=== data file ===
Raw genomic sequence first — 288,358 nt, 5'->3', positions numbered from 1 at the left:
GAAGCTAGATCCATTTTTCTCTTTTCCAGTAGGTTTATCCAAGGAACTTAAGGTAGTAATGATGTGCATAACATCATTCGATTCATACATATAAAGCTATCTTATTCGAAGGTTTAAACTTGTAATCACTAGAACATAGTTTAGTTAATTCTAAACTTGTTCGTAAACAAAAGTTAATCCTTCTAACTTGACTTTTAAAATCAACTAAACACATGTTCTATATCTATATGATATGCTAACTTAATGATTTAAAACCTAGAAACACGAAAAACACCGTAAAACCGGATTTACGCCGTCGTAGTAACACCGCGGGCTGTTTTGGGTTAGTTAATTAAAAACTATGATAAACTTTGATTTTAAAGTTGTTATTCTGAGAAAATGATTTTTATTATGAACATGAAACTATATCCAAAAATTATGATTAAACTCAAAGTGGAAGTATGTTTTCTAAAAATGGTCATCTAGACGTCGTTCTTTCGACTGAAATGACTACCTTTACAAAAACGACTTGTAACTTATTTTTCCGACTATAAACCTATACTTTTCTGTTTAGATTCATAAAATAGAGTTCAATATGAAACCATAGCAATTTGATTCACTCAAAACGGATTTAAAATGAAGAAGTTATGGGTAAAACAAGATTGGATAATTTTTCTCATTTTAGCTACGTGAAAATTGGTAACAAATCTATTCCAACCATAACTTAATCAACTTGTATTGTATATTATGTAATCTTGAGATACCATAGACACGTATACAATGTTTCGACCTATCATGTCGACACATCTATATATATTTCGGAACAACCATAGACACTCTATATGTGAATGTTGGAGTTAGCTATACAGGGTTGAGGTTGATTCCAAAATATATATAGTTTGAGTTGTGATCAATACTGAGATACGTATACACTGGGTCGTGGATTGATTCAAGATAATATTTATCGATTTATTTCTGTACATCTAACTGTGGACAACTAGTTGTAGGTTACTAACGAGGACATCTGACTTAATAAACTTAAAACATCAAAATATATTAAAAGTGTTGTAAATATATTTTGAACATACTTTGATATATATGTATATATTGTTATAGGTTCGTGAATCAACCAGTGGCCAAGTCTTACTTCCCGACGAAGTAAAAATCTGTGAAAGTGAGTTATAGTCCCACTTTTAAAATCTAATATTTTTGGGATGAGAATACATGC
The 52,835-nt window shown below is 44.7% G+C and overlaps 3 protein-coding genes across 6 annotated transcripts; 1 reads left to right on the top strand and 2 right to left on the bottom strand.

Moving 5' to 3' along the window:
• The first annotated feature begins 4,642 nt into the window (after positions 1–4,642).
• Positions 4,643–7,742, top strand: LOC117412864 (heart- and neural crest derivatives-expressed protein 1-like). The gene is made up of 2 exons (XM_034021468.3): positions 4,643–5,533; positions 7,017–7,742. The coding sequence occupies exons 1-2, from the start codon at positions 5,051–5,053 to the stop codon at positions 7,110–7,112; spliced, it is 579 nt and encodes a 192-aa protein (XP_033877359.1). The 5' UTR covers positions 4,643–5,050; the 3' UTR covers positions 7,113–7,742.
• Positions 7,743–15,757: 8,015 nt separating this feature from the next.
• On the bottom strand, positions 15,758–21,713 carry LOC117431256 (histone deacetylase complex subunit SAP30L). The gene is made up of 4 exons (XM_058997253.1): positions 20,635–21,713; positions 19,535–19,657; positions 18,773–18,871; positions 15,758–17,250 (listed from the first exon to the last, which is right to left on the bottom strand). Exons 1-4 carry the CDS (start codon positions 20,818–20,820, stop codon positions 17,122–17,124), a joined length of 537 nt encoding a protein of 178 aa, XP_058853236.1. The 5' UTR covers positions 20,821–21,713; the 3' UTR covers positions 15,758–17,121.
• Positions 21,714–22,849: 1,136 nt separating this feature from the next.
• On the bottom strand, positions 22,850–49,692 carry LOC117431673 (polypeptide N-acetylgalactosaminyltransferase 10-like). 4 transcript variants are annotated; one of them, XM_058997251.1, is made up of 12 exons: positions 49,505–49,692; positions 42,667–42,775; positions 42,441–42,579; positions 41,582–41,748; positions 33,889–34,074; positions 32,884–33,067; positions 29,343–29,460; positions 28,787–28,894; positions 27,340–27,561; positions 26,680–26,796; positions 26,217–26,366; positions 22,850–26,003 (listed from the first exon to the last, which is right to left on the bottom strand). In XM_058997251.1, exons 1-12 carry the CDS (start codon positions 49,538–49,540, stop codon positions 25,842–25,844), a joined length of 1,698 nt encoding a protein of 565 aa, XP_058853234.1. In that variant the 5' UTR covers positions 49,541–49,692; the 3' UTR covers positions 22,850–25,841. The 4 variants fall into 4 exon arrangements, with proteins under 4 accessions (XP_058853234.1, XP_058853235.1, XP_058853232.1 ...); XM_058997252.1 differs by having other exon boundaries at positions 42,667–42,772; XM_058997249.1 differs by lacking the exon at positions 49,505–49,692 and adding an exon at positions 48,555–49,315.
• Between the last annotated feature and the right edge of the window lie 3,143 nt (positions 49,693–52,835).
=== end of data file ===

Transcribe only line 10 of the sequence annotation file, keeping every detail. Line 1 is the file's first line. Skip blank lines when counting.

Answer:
• On the bottom strand, positions 22,850–49,692 carry LOC117431673 (polypeptide N-acetylgalactosaminyltransferase 10-like). 4 transcript variants are annotated; one of them, XM_058997251.1, is made up of 12 exons: positions 49,505–49,692; positions 42,667–42,775; positions 42,441–42,579; positions 41,582–41,748; positions 33,889–34,074; positions 32,884–33,067; positions 29,343–29,460; positions 28,787–28,894; positions 27,340–27,561; positions 26,680–26,796; positions 26,217–26,366; positions 22,850–26,003 (listed from the first exon to the last, which is right to left on the bottom strand). In XM_058997251.1, exons 1-12 carry the CDS (start codon positions 49,538–49,540, stop codon positions 25,842–25,844), a joined length of 1,698 nt encoding a protein of 565 aa, XP_058853234.1. In that variant the 5' UTR covers positions 49,541–49,692; the 3' UTR covers positions 22,850–25,841. The 4 variants fall into 4 exon arrangements, with proteins under 4 accessions (XP_058853234.1, XP_058853235.1, XP_058853232.1 ...); XM_058997252.1 differs by having other exon boundaries at positions 42,667–42,772; XM_058997249.1 differs by lacking the exon at positions 49,505–49,692 and adding an exon at positions 48,555–49,315.